Subtalar Joint Arthritis

The subtalar joint is between the talus and the calcaneus bones in the hind foot, underneath the ankle joint. It helps with side to side motion of the hind foot especially when walking on uneven ground, such as sand and particularly when walking bare footed. It also helps to dissipate forces associated when the heel strikes the ground.

Symptoms of subtalar joint arthritis

  • Pain especially with activity
  • Pain first thing in the morning
  • Progressive stiffness
  • Difficulty walking on uneven ground
  • Swelling, clicking and catching
Causes of subtalar joint arthritis

  • Primary osteoarthritis with articular cartilage damage
  • Secondary osteoarthritis:
    • related to trauma or previous fracture
    • increased joint stress from adjacent joint disease
  • Inflammatory arthropathy
    • most commonly rheumatoid arthritis
Imaging for subtalar joint arthritis

  • Weight-bearing X-rays are required with additional views
  • Long leg X-rays, CT scans or MRI scans may be required
Non operative treatment for subtalar joint arthritis

  • Topical pain creams e.g. NSAIDS
  • Pain medications e.g. NSAIDS such as Mobic or Panadol Osteo
  • Lace up ankle brace, ankle foot orthosis aka AFO brace
  • University of California-Berkeley Lab orthosis aka UCBL orthosis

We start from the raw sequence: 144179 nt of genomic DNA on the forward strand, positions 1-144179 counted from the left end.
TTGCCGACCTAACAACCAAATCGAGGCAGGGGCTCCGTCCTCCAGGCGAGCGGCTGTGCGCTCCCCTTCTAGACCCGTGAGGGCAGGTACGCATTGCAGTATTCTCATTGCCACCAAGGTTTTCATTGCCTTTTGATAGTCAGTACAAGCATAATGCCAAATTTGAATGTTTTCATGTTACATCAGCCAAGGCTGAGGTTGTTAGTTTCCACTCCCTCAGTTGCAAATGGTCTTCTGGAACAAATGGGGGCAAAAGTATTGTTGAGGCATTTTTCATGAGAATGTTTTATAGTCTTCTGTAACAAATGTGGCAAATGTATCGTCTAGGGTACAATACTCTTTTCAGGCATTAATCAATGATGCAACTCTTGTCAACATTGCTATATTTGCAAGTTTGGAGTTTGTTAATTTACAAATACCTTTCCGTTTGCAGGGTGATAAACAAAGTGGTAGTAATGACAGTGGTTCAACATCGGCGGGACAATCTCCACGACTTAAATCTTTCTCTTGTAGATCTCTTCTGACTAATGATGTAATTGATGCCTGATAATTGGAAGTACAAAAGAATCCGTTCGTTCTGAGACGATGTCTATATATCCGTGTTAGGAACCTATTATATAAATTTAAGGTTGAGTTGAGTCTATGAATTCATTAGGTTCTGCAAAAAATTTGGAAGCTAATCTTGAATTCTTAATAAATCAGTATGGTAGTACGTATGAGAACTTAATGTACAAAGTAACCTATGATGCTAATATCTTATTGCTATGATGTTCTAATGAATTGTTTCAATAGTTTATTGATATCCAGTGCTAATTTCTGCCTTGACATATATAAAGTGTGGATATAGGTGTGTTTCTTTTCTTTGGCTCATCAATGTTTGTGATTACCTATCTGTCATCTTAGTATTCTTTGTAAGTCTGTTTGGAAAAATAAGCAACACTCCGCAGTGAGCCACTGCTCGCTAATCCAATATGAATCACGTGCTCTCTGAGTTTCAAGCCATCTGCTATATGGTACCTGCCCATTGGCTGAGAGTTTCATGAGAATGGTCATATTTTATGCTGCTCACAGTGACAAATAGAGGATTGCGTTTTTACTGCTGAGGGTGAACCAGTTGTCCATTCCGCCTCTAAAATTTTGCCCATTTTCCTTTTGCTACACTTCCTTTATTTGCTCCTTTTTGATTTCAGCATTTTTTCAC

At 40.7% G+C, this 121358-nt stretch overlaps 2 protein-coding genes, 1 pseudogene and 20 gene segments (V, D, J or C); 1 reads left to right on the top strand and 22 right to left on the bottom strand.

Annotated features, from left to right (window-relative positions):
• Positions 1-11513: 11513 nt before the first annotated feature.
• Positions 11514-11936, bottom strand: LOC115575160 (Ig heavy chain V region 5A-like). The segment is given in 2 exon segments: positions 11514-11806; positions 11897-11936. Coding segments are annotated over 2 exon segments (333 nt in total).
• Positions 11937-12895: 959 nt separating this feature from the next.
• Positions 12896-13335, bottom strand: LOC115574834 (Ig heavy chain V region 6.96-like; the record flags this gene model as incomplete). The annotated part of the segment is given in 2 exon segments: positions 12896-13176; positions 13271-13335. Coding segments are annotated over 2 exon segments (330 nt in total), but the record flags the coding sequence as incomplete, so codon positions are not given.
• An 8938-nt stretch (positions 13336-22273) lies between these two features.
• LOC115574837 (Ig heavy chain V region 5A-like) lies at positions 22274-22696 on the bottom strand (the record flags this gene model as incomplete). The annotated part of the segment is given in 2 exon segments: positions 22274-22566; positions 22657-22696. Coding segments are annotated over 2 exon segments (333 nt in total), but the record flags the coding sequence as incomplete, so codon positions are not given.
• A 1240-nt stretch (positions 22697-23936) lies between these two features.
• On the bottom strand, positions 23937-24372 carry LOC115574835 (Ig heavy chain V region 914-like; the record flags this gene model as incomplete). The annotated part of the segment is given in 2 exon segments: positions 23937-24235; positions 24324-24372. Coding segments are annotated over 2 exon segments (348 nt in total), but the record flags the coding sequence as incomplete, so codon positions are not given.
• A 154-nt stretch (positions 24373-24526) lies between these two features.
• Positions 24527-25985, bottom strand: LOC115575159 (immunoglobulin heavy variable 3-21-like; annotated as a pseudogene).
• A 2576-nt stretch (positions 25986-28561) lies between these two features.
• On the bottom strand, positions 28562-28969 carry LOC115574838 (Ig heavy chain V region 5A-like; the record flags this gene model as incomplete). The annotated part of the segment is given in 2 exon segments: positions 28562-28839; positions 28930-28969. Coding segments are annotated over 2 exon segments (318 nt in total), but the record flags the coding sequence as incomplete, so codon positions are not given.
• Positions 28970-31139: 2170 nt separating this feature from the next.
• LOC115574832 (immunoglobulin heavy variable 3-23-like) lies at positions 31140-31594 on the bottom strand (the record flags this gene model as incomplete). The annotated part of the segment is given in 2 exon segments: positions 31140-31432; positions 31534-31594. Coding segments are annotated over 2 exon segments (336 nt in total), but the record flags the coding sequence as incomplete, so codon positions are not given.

• Shoe wear modification
    • lace up ankle boots
    • stiffer soled shoe with rocker bottom modification
  • Activity modification:
    • improve fitness and strength via non axial loading exercises e.g. cycling, swimming
    • avoid axial loading exercises e.g. running
  • Weight loss management
  • Joint injections
Surgery for subtalar joint arthritis

  • Arthroscopic procedures

  • Arthroscopic fusion

  • Open fusion

Risks of subtalar joint arthritis surgery

All surgery has risks involved, however every effort is made to reduce these risks. Risks include but are not limited to:

  • Infection: superficial wounds or deep infections
  • Clots: DVT (deep venous thrombosis) or PE (pulmonary embolus)
  • Nerve damage: tingling, numbness or burning
  • Ongoing pain
  • Stiffness of the ankle joint
  • General or anaesthetic risks including to the heart and lung
  • Drug reactions/allergy
  • Scarring or tethering of the skin
  • Rupture
  • Calf weakness
  • Revision surgery

There are increased risks of surgery in diabetics, smokers, significant peripheral vascular disease, severe neuropathy, previous or current infection which may preclude a patient from surgery.

View FootForward for Diabetes (run by Diabetes Australia) for more information on foot care.  

For all appointments and enquiries, please phone 07 5645 6913 or email

9 Kinloch Avenue
Benowa QLD 4217


© 2019-2024 Dr Danielle Wadley | Privacy Policy | Disclaimer | Website design: WebInjection